Last week, an energy analyst at Deutsche Bank came to a startling conclusion: By 2016, solar power will be as cheap or cheaper than electricity from the conventional grid in every state except three. That's without any changes to existing policy. In other words, we're only a few years away from the point where, in most of the United States, there will be no economic reason not to go solar. If you care about slowing climate change or just moving toward cleaner energy, that is a huge deal.

And solar energy is already going gangbusters. In the past decade, the amount of solar power produced in the United States has leaped 139,000 percent. A number of factors are behind the boom: Cheaper panels and a raft of local and state incentives, plus a federal tax credit that shaves 30 percent off the cost of upgrading.

Still, solar is a bit player, providing less than half of 1 percent of the energy produced in the United States. But its potential is massive -- it could power the entire country 100 times over.

So what's the holdup? A few obstacles: pushback from old-energy diehards, competition with other efficient energy sources, and the challenges of power storage and transmission. But with solar in the Southwest already at "grid parity" -- meaning it costs the same or less as electricity from conventional sources -- Wall Street is starting to see solar as a sound bet. As a recent Citigroup investment report put it, "Our viewpoint is that solar is here to stay."

Some numbers that tell the story:

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Sources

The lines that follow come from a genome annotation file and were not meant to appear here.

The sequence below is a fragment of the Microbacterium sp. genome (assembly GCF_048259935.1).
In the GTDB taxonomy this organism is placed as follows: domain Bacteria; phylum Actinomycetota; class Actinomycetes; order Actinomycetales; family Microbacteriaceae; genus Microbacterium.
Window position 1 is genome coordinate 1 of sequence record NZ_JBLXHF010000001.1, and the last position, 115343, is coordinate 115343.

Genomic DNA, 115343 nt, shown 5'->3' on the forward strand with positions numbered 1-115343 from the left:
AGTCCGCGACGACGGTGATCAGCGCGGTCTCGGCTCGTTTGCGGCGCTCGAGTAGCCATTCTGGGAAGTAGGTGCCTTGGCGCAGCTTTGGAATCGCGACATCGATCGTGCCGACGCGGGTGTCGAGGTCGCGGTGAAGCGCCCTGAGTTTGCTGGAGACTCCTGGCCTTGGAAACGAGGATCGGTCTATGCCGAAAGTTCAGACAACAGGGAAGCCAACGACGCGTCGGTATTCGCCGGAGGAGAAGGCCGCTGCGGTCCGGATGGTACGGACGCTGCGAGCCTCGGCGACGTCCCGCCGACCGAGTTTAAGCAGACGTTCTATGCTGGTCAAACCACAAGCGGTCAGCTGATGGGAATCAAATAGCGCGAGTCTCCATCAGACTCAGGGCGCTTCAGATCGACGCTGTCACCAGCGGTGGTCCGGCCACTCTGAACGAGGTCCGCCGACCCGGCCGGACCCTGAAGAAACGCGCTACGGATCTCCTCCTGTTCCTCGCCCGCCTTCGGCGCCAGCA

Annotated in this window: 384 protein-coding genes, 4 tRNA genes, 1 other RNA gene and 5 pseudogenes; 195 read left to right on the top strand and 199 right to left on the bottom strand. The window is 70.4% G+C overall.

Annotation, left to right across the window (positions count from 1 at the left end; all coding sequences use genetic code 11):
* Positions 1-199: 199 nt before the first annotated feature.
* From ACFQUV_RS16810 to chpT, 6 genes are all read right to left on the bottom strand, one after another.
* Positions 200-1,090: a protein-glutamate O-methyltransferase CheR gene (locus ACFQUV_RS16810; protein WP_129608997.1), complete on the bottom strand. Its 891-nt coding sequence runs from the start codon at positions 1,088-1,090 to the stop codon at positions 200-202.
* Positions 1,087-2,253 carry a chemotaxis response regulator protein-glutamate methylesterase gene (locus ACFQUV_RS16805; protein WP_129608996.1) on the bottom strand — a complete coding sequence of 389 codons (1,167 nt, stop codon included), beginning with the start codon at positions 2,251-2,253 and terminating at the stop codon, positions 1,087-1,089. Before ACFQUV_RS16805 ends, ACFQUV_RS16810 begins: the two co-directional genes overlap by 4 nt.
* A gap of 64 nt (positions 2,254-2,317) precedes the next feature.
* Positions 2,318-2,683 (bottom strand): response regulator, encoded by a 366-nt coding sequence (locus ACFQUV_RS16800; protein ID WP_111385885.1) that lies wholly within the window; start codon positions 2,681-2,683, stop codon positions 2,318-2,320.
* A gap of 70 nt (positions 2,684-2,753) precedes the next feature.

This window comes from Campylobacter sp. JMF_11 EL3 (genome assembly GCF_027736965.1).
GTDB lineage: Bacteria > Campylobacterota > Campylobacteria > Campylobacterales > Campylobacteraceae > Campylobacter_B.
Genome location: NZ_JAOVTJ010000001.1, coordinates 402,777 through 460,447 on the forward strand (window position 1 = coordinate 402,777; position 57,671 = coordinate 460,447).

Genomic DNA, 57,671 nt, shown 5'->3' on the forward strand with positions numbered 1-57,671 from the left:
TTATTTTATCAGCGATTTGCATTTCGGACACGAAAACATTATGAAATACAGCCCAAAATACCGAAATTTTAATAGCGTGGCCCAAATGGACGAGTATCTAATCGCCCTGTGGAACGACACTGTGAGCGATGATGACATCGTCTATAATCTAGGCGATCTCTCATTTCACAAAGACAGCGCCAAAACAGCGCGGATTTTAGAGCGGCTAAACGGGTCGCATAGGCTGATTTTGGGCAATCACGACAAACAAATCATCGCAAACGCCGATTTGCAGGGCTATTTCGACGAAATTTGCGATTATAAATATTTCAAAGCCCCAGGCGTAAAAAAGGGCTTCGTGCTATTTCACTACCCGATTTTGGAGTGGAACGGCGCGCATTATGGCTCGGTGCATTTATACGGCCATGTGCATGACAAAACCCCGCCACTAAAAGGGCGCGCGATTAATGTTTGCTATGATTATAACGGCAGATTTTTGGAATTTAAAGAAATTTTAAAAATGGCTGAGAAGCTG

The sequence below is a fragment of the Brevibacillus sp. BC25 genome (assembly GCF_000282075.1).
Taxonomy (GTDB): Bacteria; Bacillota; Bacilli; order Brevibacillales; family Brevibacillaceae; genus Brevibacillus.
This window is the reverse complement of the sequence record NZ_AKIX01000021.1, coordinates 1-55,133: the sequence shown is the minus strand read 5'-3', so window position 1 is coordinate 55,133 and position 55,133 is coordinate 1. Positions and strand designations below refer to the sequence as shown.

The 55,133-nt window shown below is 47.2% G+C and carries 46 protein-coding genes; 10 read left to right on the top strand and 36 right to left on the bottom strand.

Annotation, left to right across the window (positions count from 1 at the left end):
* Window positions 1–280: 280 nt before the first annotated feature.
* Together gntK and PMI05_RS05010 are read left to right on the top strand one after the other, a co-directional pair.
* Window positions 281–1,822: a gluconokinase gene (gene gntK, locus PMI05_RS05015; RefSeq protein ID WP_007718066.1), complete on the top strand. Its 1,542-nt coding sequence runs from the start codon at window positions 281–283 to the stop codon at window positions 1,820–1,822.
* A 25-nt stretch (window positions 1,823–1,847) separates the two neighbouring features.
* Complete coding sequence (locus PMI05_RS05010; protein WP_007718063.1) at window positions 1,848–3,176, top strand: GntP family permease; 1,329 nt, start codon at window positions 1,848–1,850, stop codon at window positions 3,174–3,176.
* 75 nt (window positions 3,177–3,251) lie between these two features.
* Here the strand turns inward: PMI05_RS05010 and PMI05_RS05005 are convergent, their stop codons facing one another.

Solar growth: Solar Energy Industries Association
New solar installations: SEIA
Sunlight: Sandia National LabEnergy Information Administration/National Renewable Energy Laboratory
Electricity generating capacity: SEIA
Carbon savings, electricity demand: SEIAEIA/NREL
Installed PV capacity: International Energy Agency
Solar jobs: The Solar Foundation, Bureau of Labor Statistics
Solar panels on a typical house: NREL
Panel cost, VC funding: Greenpeace; Mercom Capital Group (2013 & 2014)

(Image credits: Shutterstock (Earth, USA); Maurizio Fusillo/Noun Project (solar panel); Okan Benn/Noun Project (car); Q. Li/Noun Project (chart); Sergey Krivoy/Noun Project (coal trolley); Marcio Duarte/Noun Project (worker); Alex Berkowitz/Noun Project (cash))

No one knows.
Seriously, no one knows.


The Caitland in Jenner

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Major courage and a watershed revelatory moment for us all.

Former Bruce Jenner Debuts New Name, Dramatic Photos

The former Bruce Jenner has gone public with her new name -- Caitlyn -- and a cover shoot for Vanity Fair.

"If I was lying on my deathbed and I had kept this secret and never ever did anything about it, I would be lying there saying, 'You just blew your entire life,'" she said in an interview excerpt released by the magazine on Monday.

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The photos, for the magazine's July issue, were taken by Annie Leibovitz.

"Bruce always had to tell a lie," Jenner said in a video released by the magazine. "He was always living a lie. Every day, he always had a secret. From morning till night. Caitlyn doesn't have any secrets."

"As soon as the Vanity Fair cover comes out, I'm free."